Curated content would also fit in here. There are some pretty awesome products around, from Feedly to NewsCred (free to $3000+) – you can easily keep an eye on the content your clients are publishing themselves and re-purpose them with your own brand content to provide a nice balance of stories.

5. Play the long game

Starting a new career path is not the same as buying a television – there’s often anything from 1 month to 3 years between thinking about another job and actually leaving for one. But if you’ve been nurtured for months, reading stories and really buying into the values of a brand – chances are you’re more likely to go there.

I’m looking forward to checking back in a few months to see how the results are working in practice. If you’re working in recruitment, I’d love to hear about your plans..

The 5 lessons I learnt interviewing 239 people.

Interviewing was a task that completely daunted me.

I still remember my first one, it was speaking to a guy called Fred who was set to present at a Retrofitting conference. When I heard that Fred was well known for a particular area of façade design and that it was my job to get some content from him.. I Panicked. I went out and bought a pack of highlighters and decided that this was it, make or break time for if this was something I could do.

3 years and 240 interviews down the line it’s become a passion, I’ve been pretty lucky getting to fire questions at Hospital Chiefs, University VCs, Finance CEOs, CMO’s, Government Leaders, EAs and a whole host of techy people.

A few tips matter, no matter who you’re interviewing.

Do your research
Why highlighters? It was apparent from the off that research was going to be key. We’re very lucky to have a host of background research available. Start with the company website, narrow in to the name of the person you’re interviewing – check if they’ve been in the press recently, if they have a blog, an active LinkedIn, a mention on their company newsletter. Prepare.

You don’t need to become a subject matter expert, you just need to know what makes this person unique – What makes them special? Why are you interviewing them In the first place? Use this to prepare your questions.

Why? Quite frankly you don’t want to look like a fool. Also, the key part of any interview is finding the ‘sexy’ angle. You won’t find it if you haven’t researched what’s already out there…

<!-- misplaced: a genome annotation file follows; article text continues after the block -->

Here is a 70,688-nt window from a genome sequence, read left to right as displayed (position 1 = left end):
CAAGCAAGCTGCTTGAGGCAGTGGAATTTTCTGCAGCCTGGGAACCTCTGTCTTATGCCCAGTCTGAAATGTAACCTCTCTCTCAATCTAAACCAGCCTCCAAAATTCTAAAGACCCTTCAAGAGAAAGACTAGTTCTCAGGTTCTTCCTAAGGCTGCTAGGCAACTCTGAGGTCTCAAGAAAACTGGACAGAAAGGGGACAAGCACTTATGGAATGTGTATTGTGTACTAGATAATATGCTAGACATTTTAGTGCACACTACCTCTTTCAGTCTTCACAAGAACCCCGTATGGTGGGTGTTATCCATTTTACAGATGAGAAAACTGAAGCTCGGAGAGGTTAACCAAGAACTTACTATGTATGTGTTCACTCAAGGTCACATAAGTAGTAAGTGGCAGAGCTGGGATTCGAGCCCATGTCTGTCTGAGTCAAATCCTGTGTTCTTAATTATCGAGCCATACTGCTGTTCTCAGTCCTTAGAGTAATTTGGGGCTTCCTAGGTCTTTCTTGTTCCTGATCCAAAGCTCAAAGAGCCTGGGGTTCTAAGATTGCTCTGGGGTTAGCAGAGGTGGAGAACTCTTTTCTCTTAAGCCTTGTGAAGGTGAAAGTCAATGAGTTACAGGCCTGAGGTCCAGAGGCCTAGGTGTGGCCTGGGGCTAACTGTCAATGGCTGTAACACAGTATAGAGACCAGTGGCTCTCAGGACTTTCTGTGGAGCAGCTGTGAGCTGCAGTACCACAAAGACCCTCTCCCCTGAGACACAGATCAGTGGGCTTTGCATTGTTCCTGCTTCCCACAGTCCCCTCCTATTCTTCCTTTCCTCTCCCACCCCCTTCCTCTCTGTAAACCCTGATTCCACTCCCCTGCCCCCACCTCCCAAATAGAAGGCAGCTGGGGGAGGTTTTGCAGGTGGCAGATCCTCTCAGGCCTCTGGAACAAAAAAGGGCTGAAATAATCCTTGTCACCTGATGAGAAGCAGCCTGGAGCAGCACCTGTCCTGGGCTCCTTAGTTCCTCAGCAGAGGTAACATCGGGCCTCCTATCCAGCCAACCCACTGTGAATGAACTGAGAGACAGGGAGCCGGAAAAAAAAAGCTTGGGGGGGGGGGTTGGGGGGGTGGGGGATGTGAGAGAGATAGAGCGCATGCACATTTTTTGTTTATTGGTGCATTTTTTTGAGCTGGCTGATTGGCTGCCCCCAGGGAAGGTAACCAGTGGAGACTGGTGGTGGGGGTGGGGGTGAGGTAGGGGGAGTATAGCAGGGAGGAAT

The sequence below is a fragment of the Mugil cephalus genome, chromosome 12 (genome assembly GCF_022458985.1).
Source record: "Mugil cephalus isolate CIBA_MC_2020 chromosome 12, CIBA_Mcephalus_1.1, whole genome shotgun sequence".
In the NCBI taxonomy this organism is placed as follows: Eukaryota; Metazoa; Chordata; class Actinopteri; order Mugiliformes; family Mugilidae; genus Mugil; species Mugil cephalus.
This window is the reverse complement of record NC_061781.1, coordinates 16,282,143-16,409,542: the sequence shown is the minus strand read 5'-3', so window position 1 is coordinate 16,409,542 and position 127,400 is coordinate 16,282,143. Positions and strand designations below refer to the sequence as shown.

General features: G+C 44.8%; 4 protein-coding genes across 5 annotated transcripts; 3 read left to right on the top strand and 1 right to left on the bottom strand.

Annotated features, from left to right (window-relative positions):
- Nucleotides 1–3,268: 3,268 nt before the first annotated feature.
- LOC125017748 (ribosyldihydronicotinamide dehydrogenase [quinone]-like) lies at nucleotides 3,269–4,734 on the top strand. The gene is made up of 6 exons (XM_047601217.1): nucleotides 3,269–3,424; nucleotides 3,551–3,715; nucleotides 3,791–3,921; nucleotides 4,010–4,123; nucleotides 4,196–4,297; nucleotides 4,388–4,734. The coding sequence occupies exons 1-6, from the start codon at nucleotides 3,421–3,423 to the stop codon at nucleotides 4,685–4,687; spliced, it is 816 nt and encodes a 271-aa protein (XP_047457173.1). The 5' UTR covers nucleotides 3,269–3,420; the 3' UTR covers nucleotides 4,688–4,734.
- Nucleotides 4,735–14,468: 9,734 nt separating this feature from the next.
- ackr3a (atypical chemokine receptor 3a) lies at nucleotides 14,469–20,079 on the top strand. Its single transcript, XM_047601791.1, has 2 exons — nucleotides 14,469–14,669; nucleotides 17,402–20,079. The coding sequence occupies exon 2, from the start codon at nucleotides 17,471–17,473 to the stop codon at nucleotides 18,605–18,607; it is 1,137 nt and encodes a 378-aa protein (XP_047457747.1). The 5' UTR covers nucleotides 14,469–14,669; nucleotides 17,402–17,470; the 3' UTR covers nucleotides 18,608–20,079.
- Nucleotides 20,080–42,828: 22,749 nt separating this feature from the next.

Be nice
Be friendly and approachable. I approach every single interview wanting it to be a pleasant experience for everyone involved.

Over the years I’ve been amazed by the amount of CEO’s and pretty influential leaders that still feel nervous in front of the camera. It’s not just you that feels nervous, and it’s important to put people at ease.

See the interview as ‘a chat’ and communicate that to the person you’re asking the questions to, right from the off.

Why? In addition to it being a much nicer experience for everyone involved, you’ll find people will relax and open up more – telling you the real stories, not the brand approved ones. They will also be more likely to work with you in the future.

Listen
The difference between a Q&A and an interview is huge.

I’ve always sent questions in advance, allowing time for preparation and to instil some ease. However, I understand that by doing this, it means I may end up with responses prepared by the Communications team. That’s why you have to listen rather than just move through the questions and take the answers, listen and ask follow up questions – drill into each answer.

Information you find out during an interview can also benefit wider departments.

Why: Again, it helps you find the angle and ask follow up questions. It also helps to generate future content ideas. Once someone has given you their time to be interviewed – pick their brains, make the most of being with them.

Use a formula
Each interview should be personal, no doubt about it. But there’s nothing wrong with having a bit of a raw framework to your question development – it helps you develop the content following the interview. Mine goes a little something like this:

Overview of Journey

Macro impact

Challenges

Above and beyond

Lesson Learnt

For example, the challenges question may end up being something like:

Change Management was clearly one of the biggest challenges of the project – could you tell me a little about the strategy you had in place and what hurdles you were faced with along the way..

Go the extra mile
It’s the simple things that count here, share a copy of the video – edited and raw footage, add some value to the experience.